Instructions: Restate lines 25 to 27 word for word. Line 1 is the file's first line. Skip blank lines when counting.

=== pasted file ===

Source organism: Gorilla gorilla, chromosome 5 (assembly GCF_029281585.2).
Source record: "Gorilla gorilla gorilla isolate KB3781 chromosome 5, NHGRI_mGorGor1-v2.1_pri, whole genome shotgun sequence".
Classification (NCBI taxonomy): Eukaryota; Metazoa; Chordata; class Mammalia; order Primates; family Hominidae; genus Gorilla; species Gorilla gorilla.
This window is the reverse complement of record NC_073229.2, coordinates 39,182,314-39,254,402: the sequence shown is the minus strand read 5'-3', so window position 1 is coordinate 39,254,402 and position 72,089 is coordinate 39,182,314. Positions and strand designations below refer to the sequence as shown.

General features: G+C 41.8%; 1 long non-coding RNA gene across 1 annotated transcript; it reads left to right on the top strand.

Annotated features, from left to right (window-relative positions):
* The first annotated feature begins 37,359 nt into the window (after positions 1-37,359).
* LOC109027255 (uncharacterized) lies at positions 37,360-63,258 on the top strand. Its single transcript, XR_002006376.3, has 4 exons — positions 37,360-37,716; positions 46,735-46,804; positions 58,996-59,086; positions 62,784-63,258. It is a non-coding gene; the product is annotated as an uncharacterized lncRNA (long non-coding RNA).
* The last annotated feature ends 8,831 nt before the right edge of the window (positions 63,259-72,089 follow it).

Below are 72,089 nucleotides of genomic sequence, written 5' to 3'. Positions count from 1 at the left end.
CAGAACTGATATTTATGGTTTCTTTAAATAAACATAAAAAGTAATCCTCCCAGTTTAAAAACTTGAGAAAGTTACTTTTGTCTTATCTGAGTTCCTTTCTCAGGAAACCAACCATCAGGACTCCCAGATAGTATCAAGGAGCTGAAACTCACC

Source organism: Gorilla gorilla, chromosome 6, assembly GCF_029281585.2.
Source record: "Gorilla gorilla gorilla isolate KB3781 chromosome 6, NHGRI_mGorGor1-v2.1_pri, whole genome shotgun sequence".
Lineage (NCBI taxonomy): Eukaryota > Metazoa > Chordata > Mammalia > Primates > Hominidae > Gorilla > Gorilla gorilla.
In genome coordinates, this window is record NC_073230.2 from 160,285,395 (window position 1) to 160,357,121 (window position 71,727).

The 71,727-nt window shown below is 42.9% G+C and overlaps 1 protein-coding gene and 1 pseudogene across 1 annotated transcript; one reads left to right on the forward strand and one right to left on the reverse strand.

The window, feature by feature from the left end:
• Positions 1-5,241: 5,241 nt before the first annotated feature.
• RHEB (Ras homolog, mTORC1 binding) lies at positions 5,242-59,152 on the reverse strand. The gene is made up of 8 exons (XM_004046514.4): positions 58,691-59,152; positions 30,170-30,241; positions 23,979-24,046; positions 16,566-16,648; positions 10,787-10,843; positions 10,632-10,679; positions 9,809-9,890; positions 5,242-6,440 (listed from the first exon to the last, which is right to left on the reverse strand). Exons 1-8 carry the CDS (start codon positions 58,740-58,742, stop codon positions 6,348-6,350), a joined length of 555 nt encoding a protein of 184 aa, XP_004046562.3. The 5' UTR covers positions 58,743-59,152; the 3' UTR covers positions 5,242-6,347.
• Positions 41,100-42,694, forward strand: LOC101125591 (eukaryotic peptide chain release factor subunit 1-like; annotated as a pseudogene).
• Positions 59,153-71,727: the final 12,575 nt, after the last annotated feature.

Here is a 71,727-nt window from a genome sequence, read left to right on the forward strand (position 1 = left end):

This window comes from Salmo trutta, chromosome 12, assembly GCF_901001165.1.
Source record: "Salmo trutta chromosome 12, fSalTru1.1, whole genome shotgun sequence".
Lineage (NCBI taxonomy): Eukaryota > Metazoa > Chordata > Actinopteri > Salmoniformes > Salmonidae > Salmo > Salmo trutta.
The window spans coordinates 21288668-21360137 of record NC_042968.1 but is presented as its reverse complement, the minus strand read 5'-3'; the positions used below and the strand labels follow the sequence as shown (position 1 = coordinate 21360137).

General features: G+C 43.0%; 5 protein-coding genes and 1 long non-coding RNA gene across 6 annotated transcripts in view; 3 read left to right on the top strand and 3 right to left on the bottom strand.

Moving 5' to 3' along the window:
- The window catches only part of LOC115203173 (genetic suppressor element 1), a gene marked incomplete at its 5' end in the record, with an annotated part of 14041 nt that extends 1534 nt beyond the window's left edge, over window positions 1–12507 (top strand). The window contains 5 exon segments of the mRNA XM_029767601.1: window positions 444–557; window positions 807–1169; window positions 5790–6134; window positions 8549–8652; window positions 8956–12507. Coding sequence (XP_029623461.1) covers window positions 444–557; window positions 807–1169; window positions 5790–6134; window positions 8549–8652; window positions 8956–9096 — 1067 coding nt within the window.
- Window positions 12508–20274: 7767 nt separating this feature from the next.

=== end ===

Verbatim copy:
Lineage (NCBI taxonomy): Eukaryota > Metazoa > Chordata > Actinopteri > Salmoniformes > Salmonidae > Salmo > Salmo trutta.
The window spans coordinates 21288668-21360137 of record NC_042968.1 but is presented as its reverse complement, the minus strand read 5'-3'; the positions used below and the strand labels follow the sequence as shown (position 1 = coordinate 21360137).

General features: G+C 43.0%; 5 protein-coding genes and 1 long non-coding RNA gene across 6 annotated transcripts in view; 3 read left to right on the top strand and 3 right to left on the bottom strand.